- original literary, dramatic, musical and artistic work, including illustration and photography
- original non-literary written work, eg software, web content and databases
- sound and music recordings
- film and television recordings
- the layout of published editions of written, dramatic and musical works
You don't need to apply or pay for copyright. This means there isn't a register of copyright works in the UK.
You get copyright protection automatically, as long as your idea is:
- original and not copied from someone else
- documented, for example in writing or as a drawing, recording or computer file
How copyright protects your work
Find out more about how copyright protects your work, including:
- how long copyright lasts – this is normally 70 years after the person who created the work dies
- licensing and selling your copyright, including selling or transferring your copyright and your moral and performer's rights
- stopping others using your work, what to do if you have a dispute about licensing and help with copyright law
- the rights granted by copyright
- how to get permission to copyright an 'orphan work' where the creator can't be found
Ownership of copyright works
Copyright belongs to the person who created the work, unless they sign a contract giving it to someone else (for example their customer, client or employer).
You can find more information on how the circumstances under which a work was created may affect the ownership of copyright works, including:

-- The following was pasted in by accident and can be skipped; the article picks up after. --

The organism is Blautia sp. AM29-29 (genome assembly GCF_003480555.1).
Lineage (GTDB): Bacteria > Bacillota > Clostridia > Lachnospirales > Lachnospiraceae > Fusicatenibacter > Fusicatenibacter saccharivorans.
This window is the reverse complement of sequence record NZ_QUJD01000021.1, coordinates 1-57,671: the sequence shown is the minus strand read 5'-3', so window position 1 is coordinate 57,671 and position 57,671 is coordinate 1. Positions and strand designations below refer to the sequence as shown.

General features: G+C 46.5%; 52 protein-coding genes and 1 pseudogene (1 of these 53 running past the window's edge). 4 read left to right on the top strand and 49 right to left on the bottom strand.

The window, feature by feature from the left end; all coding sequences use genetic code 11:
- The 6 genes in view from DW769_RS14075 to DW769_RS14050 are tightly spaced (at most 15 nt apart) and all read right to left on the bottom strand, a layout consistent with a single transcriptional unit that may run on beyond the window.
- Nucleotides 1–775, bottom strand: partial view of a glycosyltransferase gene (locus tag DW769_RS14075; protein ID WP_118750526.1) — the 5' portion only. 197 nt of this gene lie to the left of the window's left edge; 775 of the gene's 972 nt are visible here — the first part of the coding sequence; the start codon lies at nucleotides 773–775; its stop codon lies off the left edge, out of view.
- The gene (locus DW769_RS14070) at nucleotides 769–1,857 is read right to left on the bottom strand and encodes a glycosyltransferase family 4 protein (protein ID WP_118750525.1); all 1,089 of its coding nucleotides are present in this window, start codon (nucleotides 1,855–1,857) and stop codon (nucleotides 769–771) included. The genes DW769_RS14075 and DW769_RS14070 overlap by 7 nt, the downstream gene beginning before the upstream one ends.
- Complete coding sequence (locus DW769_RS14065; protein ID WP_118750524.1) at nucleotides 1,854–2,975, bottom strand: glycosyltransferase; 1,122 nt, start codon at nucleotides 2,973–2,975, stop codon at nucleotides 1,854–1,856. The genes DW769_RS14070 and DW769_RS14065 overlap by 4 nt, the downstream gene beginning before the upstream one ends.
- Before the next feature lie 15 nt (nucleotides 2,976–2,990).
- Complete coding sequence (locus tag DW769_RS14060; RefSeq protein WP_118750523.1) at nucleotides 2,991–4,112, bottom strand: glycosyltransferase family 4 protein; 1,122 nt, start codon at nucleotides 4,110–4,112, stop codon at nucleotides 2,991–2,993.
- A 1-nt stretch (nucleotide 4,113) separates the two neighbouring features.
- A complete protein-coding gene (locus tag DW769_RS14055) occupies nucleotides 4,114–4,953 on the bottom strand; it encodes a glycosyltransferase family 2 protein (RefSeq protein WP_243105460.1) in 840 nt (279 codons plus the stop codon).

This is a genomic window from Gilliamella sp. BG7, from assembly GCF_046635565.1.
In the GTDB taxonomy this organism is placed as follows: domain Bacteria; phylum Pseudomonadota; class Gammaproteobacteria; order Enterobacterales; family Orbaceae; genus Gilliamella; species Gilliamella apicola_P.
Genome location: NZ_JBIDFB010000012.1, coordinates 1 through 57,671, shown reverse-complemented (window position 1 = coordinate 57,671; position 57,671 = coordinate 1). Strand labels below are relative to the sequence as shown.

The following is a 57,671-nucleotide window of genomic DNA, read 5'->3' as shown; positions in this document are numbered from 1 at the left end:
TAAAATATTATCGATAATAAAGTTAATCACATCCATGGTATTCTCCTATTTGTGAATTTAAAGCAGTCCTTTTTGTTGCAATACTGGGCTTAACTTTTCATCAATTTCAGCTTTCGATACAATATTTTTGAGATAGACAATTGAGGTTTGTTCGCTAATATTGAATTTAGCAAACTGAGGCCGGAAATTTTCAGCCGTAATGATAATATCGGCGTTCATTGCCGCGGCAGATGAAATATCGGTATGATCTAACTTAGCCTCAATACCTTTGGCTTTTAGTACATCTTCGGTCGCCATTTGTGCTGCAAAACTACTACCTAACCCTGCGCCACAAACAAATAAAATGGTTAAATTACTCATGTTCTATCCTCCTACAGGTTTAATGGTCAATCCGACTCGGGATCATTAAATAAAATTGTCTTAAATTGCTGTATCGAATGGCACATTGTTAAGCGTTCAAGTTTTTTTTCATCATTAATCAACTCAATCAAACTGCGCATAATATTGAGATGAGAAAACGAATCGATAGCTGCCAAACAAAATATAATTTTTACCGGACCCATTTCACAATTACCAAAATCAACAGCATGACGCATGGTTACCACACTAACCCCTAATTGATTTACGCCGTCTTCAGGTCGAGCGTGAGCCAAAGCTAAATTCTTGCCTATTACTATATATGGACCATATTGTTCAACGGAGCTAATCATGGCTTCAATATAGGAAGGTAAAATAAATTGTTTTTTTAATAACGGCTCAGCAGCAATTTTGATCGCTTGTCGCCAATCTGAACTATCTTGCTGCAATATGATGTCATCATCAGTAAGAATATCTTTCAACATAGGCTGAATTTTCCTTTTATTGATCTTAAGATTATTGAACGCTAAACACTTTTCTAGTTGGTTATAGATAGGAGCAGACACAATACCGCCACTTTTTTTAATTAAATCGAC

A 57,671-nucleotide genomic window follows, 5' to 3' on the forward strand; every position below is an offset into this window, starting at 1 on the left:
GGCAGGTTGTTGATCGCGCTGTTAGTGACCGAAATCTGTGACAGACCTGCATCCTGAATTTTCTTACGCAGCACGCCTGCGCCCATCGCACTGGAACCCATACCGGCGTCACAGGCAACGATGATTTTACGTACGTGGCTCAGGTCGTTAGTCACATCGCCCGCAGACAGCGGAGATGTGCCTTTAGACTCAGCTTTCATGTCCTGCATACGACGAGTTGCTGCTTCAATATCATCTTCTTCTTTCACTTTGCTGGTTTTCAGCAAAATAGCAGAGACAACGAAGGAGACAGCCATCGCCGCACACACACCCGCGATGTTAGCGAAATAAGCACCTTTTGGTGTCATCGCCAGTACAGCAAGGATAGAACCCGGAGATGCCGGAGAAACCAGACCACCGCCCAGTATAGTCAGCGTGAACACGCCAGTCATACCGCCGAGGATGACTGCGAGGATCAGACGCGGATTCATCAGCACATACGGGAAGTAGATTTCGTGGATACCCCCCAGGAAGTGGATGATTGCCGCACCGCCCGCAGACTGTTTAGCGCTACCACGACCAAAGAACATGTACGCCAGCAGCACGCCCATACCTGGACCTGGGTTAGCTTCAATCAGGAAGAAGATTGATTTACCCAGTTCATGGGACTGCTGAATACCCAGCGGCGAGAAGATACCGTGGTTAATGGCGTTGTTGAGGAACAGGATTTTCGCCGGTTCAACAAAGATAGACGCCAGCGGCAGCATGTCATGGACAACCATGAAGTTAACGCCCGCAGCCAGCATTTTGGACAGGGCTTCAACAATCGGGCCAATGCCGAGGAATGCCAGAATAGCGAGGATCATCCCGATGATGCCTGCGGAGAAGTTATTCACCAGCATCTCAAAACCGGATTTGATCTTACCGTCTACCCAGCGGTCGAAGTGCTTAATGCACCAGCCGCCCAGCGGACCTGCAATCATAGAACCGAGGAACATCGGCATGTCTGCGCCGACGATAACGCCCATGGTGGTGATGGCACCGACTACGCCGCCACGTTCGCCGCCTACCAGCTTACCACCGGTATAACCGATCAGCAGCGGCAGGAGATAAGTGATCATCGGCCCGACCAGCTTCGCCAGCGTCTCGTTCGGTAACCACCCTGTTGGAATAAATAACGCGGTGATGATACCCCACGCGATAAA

- works created for an employer
- commissioned works
- joint authors
- co-written works
- works created by students
Exceptions to copyright
There are some exceptions to copyright that allow limited use of copyright works without the permission of the copyright owner.
Enforcing your copyright
Decisions about how to enforce your private copyright, i.e. what to do when someone uses your copyright work without your permission, are for you to take.
Infringement is where someone uses the whole or a substantial part of your work without your permission and none of the exceptions to copyright apply.
You need a licence from the Copyright Licensing Agency if you represent a business, public sector organisation or an educational establishment and you want to make copies of content protected by copyright. Making copies includes photocopying, faxing, scanning and emailing.
You could be sued if you make copies of copyrighted material without a licence.
Visit GOV.UK for more information on:
- copyright licences for schools and a collective worship copyright licence to reproduce the words of hymns or songs used during assemblies or other collective worship events in school
- a licence to use music on the radio
- a licence to use music on television
Appeal against a copyright licensing fine or code of practice
You can appeal against a government fine or code of practice imposed on your copyright licensing organisation or collecting agency. Find out:
- what you can appeal against
- how the copyright tribunal works
- time limits for appealing
- how to appeal and what happens next
- legislation and rules
The copyright notice service
If you're a small or medium sized enterprise (SME) you can use the copyright notice service for guidance on an area of copyright law where there is confusion or misunderstanding.
Visit GOV.UK for the full list of information about copyright.
This information applies to the UK only.
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